Prior to this course, I had heard of ableism but never really had a clear understanding of what it is. Now after reading the article "Internalized Ableism: The Tyranny WIthin" I feel as though I actually understand it and am able to identify it in daily life. The author describes that immediately after a child is born he or she is taught that to have a disability or to be disabled is to be a lesser person. The idea of a disability is constructed by society, to not have a disability would be to be "normal" and have a healthy body both inside and out. Because of these ideologies, people who are seen as normal walk around on pedestals looking down upon everyone who is "different" or "disabled". Often times the same people up high on their pedestals are also the ones encouraging those who are disabled to reached for the stars and achieve their goals, without assisting the right resources to help them. Society as a whole enjoys the idea of helping those who are disabled but when it comes to reality run in the opposite direction. People who are disabled are unable to embrace themselves because everyone else around them sees their disability as something wrong that needs to be fixed in order to be "normal". The idea of 'fixing' people has been present for many years, and I even admit that I have taken place in the idea of normality. People with disabilities are portrayed in the media as helpless (i.e. Soldiers coming back from war, M.S., autism, ADHD). The media portrays that a disability makes them helpless and is bad rather than embracing all the other things that are positive about the people.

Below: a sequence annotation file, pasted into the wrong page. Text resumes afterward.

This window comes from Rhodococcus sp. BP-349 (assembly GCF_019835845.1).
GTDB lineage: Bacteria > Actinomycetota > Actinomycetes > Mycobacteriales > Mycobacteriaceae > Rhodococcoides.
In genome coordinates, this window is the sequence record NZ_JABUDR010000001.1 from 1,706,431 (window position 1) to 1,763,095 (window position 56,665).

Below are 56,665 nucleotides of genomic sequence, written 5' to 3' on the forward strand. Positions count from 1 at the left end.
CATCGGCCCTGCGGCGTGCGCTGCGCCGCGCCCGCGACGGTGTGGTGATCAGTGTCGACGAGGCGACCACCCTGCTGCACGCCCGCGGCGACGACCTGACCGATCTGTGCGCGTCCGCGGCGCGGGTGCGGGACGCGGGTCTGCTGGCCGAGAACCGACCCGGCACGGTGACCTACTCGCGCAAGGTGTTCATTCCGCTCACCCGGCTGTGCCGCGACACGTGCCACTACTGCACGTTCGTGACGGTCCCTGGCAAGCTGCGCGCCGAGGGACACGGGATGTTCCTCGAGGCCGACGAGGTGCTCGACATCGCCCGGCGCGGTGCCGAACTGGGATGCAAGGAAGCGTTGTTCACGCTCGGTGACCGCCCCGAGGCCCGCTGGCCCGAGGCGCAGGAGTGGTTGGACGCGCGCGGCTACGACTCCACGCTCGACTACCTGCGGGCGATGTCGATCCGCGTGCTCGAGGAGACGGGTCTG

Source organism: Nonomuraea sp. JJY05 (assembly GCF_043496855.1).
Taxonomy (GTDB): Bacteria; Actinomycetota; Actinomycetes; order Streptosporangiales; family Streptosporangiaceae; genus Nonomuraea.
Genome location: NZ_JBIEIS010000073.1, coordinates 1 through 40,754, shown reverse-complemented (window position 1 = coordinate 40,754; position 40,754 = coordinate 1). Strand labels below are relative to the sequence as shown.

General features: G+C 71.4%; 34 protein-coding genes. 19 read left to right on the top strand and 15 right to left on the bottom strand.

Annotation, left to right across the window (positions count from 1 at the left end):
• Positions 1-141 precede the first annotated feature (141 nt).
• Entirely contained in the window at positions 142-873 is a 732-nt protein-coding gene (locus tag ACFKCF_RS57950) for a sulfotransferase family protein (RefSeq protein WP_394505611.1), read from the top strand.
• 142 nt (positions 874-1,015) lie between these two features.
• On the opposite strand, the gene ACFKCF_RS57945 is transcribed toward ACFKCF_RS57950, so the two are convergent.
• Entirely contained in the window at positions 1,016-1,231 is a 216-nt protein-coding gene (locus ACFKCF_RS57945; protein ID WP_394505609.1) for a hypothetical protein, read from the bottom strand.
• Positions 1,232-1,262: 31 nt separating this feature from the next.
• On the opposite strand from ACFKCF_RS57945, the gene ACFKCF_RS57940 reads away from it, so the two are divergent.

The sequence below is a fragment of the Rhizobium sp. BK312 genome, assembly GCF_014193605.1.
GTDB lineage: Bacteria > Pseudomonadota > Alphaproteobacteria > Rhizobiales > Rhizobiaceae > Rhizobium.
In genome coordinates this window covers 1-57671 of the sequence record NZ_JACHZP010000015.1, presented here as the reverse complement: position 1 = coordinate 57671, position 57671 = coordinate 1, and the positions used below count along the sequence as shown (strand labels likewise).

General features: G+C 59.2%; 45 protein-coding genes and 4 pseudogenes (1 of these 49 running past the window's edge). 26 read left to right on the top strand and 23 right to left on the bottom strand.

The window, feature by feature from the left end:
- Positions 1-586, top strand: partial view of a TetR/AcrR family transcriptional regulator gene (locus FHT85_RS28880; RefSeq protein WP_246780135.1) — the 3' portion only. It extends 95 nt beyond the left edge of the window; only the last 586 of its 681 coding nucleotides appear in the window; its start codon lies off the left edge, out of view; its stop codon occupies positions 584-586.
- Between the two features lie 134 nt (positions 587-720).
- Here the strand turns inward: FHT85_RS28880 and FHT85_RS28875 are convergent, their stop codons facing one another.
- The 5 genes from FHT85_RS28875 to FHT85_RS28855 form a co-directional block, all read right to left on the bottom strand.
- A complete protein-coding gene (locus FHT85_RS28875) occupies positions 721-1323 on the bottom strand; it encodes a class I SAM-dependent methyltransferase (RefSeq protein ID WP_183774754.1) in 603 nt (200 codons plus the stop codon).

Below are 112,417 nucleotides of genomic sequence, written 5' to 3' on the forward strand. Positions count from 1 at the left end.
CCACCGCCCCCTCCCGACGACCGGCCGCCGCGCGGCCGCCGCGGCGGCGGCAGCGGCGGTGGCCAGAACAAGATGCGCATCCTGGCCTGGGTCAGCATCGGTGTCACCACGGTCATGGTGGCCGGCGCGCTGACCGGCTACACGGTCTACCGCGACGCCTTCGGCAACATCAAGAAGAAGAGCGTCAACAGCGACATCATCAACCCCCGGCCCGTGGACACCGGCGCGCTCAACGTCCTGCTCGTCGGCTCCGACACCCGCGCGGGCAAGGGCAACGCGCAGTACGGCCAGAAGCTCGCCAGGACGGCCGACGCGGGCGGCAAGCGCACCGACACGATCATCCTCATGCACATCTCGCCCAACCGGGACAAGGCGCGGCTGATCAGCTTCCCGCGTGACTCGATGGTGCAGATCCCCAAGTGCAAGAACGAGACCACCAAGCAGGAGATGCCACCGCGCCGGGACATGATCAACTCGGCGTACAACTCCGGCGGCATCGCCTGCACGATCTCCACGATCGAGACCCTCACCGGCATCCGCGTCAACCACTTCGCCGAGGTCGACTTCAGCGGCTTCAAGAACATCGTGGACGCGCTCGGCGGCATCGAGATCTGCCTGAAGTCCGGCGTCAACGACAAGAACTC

Ableism in America
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